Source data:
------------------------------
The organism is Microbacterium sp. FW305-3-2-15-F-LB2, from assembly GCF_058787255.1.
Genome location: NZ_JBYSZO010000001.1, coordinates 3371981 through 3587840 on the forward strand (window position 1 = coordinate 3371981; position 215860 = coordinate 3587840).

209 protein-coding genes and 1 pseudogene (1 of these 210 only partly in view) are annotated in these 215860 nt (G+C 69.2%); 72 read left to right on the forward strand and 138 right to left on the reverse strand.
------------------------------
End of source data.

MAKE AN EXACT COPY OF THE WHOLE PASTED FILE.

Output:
The organism is Microbacterium sp. FW305-3-2-15-F-LB2, from assembly GCF_058787255.1.
Genome location: NZ_JBYSZO010000001.1, coordinates 3371981 through 3587840 on the forward strand (window position 1 = coordinate 3371981; position 215860 = coordinate 3587840).

209 protein-coding genes and 1 pseudogene (1 of these 210 only partly in view) are annotated in these 215860 nt (G+C 69.2%); 72 read left to right on the forward strand and 138 right to left on the reverse strand.